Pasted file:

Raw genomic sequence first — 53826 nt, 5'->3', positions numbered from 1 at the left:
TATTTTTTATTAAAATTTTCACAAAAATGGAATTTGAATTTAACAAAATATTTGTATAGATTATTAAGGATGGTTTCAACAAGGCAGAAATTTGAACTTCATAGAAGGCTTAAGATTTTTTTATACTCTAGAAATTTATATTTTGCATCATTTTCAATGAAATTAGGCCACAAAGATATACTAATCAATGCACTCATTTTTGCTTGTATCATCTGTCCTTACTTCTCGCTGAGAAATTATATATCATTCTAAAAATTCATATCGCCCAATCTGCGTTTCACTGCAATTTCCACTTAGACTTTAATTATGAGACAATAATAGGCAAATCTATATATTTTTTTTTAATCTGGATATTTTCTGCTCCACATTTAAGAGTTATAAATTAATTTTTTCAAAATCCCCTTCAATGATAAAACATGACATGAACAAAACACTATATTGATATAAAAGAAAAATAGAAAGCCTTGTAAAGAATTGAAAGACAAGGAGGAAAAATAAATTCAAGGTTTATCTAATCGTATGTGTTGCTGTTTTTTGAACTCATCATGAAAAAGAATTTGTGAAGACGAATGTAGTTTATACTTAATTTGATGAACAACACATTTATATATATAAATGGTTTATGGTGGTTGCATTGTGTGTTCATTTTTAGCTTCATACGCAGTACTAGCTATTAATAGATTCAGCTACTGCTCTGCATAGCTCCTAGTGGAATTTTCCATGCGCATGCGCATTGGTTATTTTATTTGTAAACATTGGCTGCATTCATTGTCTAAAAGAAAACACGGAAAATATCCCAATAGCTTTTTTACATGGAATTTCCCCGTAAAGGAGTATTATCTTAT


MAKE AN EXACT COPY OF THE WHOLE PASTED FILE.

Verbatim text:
Raw genomic sequence first — 53826 nt, 5'->3', positions numbered from 1 at the left:
TATTTTTTATTAAAATTTTCACAAAAATGGAATTTGAATTTAACAAAATATTTGTATAGATTATTAAGGATGGTTTCAACAAGGCAGAAATTTGAACTTCATAGAAGGCTTAAGATTTTTTTATACTCTAGAAATTTATATTTTGCATCATTTTCAATGAAATTAGGCCACAAAGATATACTAATCAATGCACTCATTTTTGCTTGTATCATCTGTCCTTACTTCTCGCTGAGAAATTATATATCATTCTAAAAATTCATATCGCCCAATCTGCGTTTCACTGCAATTTCCACTTAGACTTTAATTATGAGACAATAATAGGCAAATCTATATATTTTTTTTTAATCTGGATATTTTCTGCTCCACATTTAAGAGTTATAAATTAATTTTTTCAAAATCCCCTTCAATGATAAAACATGACATGAACAAAACACTATATTGATATAAAAGAAAAATAGAAAGCCTTGTAAAGAATTGAAAGACAAGGAGGAAAAATAAATTCAAGGTTTATCTAATCGTATGTGTTGCTGTTTTTTGAACTCATCATGAAAAAGAATTTGTGAAGACGAATGTAGTTTATACTTAATTTGATGAACAACACATTTATATATATAAATGGTTTATGGTGGTTGCATTGTGTGTTCATTTTTAGCTTCATACGCAGTACTAGCTATTAATAGATTCAGCTACTGCTCTGCATAGCTCCTAGTGGAATTTTCCATGCGCATGCGCATTGGTTATTTTATTTGTAAACATTGGCTGCATTCATTGTCTAAAAGAAAACACGGAAAATATCCCAATAGCTTTTTTACATGGAATTTCCCCGTAAAGGAGTATTATCTTAT